|©Tim Davis, Searchlights, from the series "Illilluminations"|
During the last year, we published a dozen short essays from photographers to the basic question, "What advice do you have for starting a project?"
The series featured replies from Judith Joy Ross, Irina Rozovsky, Alejandro Cartagena, Phil Toledano, Steven Ahlgren, Susan Lipper, Amani Willett, Lisa Kereszi, Eirik Johnson, Richard Renaldi, Brian Ulrich and Mark Steinmetz.
Originally the idea was to finish with a dozen, but today we publish a 13th and final response from Tim Davis.
We will soon begin a follow-up series of posts of advice from photographers on how to develop a project asking them how they approach the middle ground of their projects, after giving basic definition and before taking steps to finish.
Here's a seeming contradiction. I think of myself as a conceptual artist. I almost never think of an idea before I begin making it. CONCEPTUAL must mean thought of in advance, musn't it? Well I am interested in what I call THINKING IN THE FIELD. This a descriptor of the process of seeing first and then conceiving. Almost all of my projects have begun with things I saw, noted or photographed, and then put aside. But they began with a visual experience. Later (minutes or months) I'll make something else that aligns gravitationally with the first image—like electrons peeling off the outer valences of an atom—and I'll know I have an idea.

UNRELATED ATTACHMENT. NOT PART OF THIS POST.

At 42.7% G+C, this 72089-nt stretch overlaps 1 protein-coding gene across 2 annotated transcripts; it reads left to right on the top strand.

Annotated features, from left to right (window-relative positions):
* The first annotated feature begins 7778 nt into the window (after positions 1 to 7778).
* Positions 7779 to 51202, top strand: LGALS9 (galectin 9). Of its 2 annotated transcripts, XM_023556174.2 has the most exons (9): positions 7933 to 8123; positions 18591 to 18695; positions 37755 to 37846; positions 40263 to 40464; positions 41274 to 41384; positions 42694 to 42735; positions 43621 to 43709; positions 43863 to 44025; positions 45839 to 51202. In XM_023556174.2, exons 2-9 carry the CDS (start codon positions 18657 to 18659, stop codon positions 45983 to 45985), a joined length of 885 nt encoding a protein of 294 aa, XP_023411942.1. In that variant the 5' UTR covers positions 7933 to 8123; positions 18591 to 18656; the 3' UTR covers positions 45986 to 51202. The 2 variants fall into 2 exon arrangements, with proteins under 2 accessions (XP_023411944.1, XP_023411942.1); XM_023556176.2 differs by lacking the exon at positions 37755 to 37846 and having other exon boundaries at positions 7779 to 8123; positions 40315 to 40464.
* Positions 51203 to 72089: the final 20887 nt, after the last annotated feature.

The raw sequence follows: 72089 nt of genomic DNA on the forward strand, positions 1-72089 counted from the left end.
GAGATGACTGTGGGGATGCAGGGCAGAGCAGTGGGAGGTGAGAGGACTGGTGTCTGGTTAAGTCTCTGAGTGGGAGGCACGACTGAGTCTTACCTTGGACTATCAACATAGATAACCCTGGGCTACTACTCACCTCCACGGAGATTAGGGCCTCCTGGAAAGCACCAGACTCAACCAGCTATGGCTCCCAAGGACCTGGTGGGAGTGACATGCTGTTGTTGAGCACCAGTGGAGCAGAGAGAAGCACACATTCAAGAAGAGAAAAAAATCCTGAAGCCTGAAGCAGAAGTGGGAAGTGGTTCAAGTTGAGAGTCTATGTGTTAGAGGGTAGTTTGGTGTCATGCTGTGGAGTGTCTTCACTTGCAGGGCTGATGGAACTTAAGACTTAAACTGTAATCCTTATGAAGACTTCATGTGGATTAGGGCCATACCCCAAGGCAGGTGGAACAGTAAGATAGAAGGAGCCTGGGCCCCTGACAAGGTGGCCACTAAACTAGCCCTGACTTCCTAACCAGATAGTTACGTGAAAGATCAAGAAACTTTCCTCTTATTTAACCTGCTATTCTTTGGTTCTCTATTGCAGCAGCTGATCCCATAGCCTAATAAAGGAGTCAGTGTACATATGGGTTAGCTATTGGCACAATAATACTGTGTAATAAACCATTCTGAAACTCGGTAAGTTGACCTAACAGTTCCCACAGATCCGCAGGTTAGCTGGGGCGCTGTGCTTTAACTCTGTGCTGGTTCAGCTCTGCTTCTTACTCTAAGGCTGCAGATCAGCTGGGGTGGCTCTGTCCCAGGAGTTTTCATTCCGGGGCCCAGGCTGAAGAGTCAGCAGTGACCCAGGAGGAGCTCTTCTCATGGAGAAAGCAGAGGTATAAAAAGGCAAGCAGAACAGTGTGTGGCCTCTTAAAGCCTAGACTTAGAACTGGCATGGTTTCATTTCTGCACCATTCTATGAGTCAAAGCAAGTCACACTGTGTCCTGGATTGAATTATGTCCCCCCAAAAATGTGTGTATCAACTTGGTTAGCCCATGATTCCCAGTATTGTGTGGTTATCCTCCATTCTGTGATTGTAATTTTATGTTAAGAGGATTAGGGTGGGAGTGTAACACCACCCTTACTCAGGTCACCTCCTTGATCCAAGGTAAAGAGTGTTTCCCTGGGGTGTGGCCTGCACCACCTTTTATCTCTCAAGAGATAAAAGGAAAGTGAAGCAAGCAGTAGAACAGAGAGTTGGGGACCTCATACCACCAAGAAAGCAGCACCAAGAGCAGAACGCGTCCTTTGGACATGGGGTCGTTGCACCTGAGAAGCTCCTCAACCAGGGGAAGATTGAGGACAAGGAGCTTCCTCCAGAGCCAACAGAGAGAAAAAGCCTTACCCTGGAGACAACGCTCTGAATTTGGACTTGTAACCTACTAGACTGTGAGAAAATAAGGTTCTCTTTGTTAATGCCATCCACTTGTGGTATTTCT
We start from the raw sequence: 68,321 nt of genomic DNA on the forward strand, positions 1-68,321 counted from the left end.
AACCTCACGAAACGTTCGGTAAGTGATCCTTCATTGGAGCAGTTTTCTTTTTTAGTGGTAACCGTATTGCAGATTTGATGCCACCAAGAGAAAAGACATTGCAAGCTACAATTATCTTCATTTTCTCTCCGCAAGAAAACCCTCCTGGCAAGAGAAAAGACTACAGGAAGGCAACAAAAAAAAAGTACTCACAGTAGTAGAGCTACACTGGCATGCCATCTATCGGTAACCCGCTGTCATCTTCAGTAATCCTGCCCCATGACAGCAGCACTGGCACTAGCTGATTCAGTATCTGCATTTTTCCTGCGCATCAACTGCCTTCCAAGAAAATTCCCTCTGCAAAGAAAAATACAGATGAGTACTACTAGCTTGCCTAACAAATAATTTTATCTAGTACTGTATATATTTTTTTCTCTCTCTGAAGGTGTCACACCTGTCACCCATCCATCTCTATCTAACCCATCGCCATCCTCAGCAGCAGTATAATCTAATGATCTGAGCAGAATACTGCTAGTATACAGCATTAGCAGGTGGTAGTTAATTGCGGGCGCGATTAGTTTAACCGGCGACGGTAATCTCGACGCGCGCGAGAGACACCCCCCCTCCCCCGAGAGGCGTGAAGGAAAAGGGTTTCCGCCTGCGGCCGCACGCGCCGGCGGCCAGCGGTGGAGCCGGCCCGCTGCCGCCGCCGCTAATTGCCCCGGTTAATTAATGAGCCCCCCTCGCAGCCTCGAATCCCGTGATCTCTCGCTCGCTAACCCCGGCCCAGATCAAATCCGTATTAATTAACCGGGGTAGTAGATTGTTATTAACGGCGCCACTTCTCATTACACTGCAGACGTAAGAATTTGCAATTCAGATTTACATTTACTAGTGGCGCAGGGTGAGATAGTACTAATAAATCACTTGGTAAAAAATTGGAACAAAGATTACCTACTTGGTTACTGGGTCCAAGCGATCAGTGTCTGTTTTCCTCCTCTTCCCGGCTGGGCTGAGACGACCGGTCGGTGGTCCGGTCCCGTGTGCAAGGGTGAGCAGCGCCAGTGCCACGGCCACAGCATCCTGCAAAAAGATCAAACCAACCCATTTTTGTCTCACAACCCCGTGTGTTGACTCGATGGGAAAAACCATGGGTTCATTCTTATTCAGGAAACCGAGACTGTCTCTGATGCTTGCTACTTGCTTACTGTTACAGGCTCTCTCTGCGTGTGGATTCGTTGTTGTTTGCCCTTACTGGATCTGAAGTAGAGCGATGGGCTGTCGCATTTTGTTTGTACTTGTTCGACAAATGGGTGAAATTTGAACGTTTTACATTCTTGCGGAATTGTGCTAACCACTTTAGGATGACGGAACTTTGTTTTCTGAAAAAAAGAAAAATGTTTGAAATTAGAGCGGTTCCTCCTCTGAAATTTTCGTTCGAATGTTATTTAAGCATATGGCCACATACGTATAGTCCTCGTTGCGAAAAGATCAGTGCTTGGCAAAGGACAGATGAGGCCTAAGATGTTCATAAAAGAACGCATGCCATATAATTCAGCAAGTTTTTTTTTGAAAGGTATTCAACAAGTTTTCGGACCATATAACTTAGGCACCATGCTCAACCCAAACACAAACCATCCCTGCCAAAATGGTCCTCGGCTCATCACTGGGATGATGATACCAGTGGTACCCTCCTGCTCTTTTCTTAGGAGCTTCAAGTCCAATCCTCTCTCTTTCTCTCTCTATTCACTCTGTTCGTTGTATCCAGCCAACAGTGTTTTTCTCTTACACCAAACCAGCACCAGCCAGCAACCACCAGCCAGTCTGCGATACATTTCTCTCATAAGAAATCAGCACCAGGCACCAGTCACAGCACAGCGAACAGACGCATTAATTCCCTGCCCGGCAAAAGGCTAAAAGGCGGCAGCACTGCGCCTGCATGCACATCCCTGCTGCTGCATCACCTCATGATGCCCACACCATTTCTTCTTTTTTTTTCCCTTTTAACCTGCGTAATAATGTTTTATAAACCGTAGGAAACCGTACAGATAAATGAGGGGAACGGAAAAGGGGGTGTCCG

This idea often then has a few main components:
1. It is possible. I prefer projects that are possible to do, to get to, to get access to.
2. I can imagine spending most of my time in pursuit of said idea.
3. The project is somehow both critical and celebratory of the culture it comes from.
4. I can visualize what the work will look like.
And when I know it's right, it's as if a door opens in a wall where there wasn't one before. I can go to the door and open it and look through at an expansive plain of possibilities.
Now, I am also a compulsive project-attempter. I have dozens of nearly or entirely complete projects that will never show until I'm dead. I just truffle hound my way through multi-year-long projects that just don't end up working.
If you're timid about starting a project and don't like to fail at something you've spent time, money, energy, social (or marital) capital on, I recommend auto mechanics.
- Tim Davis
|© Tim Davis, Foot, from the series "The New Antiquity"|